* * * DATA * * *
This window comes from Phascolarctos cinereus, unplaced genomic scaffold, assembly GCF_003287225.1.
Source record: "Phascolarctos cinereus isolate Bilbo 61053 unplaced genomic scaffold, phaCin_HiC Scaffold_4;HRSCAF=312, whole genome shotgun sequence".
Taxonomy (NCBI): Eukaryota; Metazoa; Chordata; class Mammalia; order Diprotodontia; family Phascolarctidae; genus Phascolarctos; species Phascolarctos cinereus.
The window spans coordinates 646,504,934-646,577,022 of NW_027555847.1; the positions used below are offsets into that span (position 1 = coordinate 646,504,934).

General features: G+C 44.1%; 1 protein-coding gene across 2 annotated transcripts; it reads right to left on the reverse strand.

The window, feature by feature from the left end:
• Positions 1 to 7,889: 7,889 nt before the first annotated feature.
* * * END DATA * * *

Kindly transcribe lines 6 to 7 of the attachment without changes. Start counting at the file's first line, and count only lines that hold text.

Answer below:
The window, feature by feature from the left end:
• Positions 1 to 7,889: 7,889 nt before the first annotated feature.